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It is an unlawful employment practice for an employer to discriminate against any person with respect to the person’s compensation, terms, conditions or privileges of employment because of race, color, religion, sec, sexual orientation, gender identity or expression, age (40 and older), disability or national origin.

Dennis v. Nevada, 282 F. Supp. 2d 1177, at 1181 (D. Nev. 2003); Switzer v. Rivera, 174 F. Supp. 2d 1097 (D. Nev. 2001); Wolber v. Service Corp. Int’l, 612 F. Supp. 235 (D. Nev. 1985).

Under federal law, companies with 15 or more employees are covered by Title VII of the Civil Rights Act of 1964, the primary law prohibiting employment discrimination, the Americans with Disabilities Act, which prohibits discrimination on the basis of disability, and the Genetic Information Nondiscrimination Act, which prohibits discrimination based on genetic information. Companies with 20 or more employees are subject to the Age Discrimination in Employment Act (ADEA), the federal law that prohibits discrimination against employees 40 years or older. Companies with four or more employees must comply with the employment discrimination provisions of the Immigration Reform and Control Act, which prohibits discrimination on the basis of citizenship status. And all companies of any size must pay men and women equally for doing equal work, by virtue of the Equal Pay Act.  In Nevada, companies with 15 or more employees are subject to the state’s antidiscrimination law.


See elements for other claims at the Nevada Law Library

In Nevada, the elements for a claim of malicious prosecution are:

  1. Filing of criminal action;
  2. Lack of probable cause to commence prior action;
  3. Malice;
  4. Favorable termination of prior the action; and
  5. Causation and damages.

LaMantia v. Redisi, 38 P.3d 877 (2002); Dutt v. Kremp, 111 Nev. 57 (1995); Chapman v. City of Reno, 85 Nev. 365 (1969).


See elements for other claims at the Nevada Law Library


A Living Will is different from a Living Trust and is different from a Will. A Living Will is a written statement instructing your family and doctor about what, if any, life-prolonging medical procedures you desire to be performed if your condition is terminal and there is no chance of recovery. In Nevada, it is known as a “Declaration” and allows you to declare your end of life care decisions.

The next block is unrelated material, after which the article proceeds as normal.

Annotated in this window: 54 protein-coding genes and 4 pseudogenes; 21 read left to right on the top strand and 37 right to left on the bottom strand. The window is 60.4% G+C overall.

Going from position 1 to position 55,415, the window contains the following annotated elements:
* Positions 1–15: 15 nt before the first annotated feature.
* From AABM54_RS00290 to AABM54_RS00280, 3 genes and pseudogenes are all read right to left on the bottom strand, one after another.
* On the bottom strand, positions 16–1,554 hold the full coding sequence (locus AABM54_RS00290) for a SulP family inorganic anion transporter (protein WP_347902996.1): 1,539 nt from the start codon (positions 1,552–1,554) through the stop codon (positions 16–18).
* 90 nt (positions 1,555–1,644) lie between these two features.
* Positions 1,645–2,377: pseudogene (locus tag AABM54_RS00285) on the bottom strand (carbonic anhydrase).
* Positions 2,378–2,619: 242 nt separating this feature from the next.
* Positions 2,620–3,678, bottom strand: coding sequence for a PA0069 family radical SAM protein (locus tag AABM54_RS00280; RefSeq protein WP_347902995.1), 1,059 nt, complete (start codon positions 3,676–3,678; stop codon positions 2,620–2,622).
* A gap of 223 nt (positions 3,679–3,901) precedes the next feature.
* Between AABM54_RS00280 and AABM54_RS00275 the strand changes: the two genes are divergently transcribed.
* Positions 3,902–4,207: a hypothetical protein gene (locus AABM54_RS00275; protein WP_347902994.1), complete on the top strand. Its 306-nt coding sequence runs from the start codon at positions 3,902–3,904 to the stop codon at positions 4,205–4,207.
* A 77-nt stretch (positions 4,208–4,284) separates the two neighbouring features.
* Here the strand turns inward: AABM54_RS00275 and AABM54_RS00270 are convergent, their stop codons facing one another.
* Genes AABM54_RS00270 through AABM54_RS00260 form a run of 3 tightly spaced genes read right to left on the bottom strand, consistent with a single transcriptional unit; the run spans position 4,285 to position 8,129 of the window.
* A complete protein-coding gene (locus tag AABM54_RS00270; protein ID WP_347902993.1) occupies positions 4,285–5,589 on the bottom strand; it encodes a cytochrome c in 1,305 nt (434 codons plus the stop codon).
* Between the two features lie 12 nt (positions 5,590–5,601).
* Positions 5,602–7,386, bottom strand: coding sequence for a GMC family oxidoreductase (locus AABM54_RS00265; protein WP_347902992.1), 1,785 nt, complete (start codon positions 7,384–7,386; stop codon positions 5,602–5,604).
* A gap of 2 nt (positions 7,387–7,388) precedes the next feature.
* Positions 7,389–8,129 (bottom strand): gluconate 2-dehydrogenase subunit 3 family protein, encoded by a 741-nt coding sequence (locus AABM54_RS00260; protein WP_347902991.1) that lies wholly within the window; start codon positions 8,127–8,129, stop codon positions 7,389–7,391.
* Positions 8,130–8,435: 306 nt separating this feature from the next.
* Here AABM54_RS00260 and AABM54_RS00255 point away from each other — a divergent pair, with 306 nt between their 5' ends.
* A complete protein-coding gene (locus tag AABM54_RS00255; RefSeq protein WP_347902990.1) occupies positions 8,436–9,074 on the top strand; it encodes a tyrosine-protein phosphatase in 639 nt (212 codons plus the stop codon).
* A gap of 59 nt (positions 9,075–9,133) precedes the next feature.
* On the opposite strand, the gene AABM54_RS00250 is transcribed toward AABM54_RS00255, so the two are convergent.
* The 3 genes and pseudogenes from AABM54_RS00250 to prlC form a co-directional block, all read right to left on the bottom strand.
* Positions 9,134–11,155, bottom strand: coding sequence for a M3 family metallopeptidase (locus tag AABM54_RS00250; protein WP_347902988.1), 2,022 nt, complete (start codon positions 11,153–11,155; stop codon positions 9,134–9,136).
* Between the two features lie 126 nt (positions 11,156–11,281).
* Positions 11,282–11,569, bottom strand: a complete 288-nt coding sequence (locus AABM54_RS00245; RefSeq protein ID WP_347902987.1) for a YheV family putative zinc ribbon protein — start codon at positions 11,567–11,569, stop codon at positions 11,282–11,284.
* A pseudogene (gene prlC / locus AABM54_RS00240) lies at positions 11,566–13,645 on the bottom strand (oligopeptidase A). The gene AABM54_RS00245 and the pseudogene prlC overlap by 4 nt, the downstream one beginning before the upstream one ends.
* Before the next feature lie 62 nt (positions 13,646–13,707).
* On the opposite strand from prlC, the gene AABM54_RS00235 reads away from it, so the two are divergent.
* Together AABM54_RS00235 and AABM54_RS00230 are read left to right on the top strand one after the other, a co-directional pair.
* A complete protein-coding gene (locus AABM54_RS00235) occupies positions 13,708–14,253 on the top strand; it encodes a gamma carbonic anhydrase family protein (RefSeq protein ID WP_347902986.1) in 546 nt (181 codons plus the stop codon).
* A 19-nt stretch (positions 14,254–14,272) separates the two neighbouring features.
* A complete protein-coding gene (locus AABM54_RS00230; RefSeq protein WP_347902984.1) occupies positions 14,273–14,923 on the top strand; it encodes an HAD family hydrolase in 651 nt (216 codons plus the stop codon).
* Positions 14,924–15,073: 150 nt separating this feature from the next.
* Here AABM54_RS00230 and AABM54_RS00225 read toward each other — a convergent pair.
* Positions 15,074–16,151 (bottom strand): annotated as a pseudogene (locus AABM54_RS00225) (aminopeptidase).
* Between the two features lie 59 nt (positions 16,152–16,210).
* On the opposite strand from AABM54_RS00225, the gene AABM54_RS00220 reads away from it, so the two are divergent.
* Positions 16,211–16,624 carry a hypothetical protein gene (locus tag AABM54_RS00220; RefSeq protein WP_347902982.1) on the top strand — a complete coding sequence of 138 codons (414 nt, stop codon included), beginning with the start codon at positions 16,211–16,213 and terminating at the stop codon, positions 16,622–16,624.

You Have the Right to Refuse Medical Treatment

You have the right to refuse medical treatment. A Living Will gives you the opportunity to express your wishes in advance, since you may not be able to make those desires known when it becomes necessary to do so. Life prolonging procedures include assistance with breathing when you cannot breathe on your own, performing operations or prescribing antibiotics that cannot realistically increase your chance of recovery, starting your heart mechanically when it has stopped beating, or feeding you through a tube, etc.

In Nevada, a physician must follow the terms of your Living Will (Declaration) when:

You have an incurable and irreversible condition that, without the administration of life-sustaining treatment, will result in death within a relatively short time; and

You are not able to communicate your desires, such as if you are in a coma.

A Living Will can be very specific or very general. An example of a statement sometimes found in a Living Will is: “If I suffer an incurable, irreversible illness, disease, or condition and my attending physician determines that my condition is terminal, I direct that life-sustaining measures that would serve only to prolong my dying be withheld or discontinued.”

In Nevada, in order to qualify for the remedy of disgorgement of profits, one must plead and prove:

  1. Defendant owes another a fiduciary duty;
  2. Defendant has breached the fiduciary duty and profited thereby;
  3. Causation and damages; and
  4. Plaintiff is entitled to have Defendant disgorge profits which are the result of his breach.

G.K. Las Vegas Ltd. P’ship v. Simon Prop. Grp., 671 F. Supp. 2d 1203 (D. Nev. 2009); Alley v. Nevada Real Estate Div., 94 Nev. 123, 125; 575 P.2d 1334, 1335 (1978); Women’s Fed. Savings and Loan Assoc. V. Nevada Nat’l Bank, 81 F.2d 1255, 1260 (9th Cir. 1987); Holland Realty Inv. Co. v. State of Nevada, Dept. of Commerce, Real Estate Div., 84 Nev. 91, 97-98; 436 P.2d 422, 425-26 (1968).


See elements for other claims at the Nevada Law Library

In Nevada, a Lis Pendens is a document recorded with the recorder’s office giving all the world constructive notice that the plaintiff in a lawsuit claims an interest in certain real property.  The recording of a lis pendens requires that the lawsuit involves some claim legal interest in the real property, such as a title dispute, a line dispute, or a lien foreclosure.  In re Bradshaw, 315 B.R. 875 (Bkrtcy. D. Nev.2004); see also NRS 14.010 (a party to a civil action “for the foreclosure of a mortgage upon real property or affecting title or possession of real property” may record a lis pendens).  A lis pendens may not properly be used to obtain lien or judgment against the property which can later be used in the eventual collection of a judgment.  Levinson v. Eighth Jud. Dist. Ct., 1109 Nev. 747, 857 P.2d 18, 20-21 (1993).    “As a general proposition, lis pendens are not appropriate instruments for use in promoting recoveries in actions for personal or money judgments; rather, their office is to prevent the transfer or loss of real property which is the subject of dispute in the action that provides the basis for the lis pendens.”  Levinson, 857 P.2d at 20.  NRS 14.015(2), (3); NGA#2, LLC v. Rains, 113 Nev. 151, 163 (1997).


See elements for other claims at the Nevada Law Library

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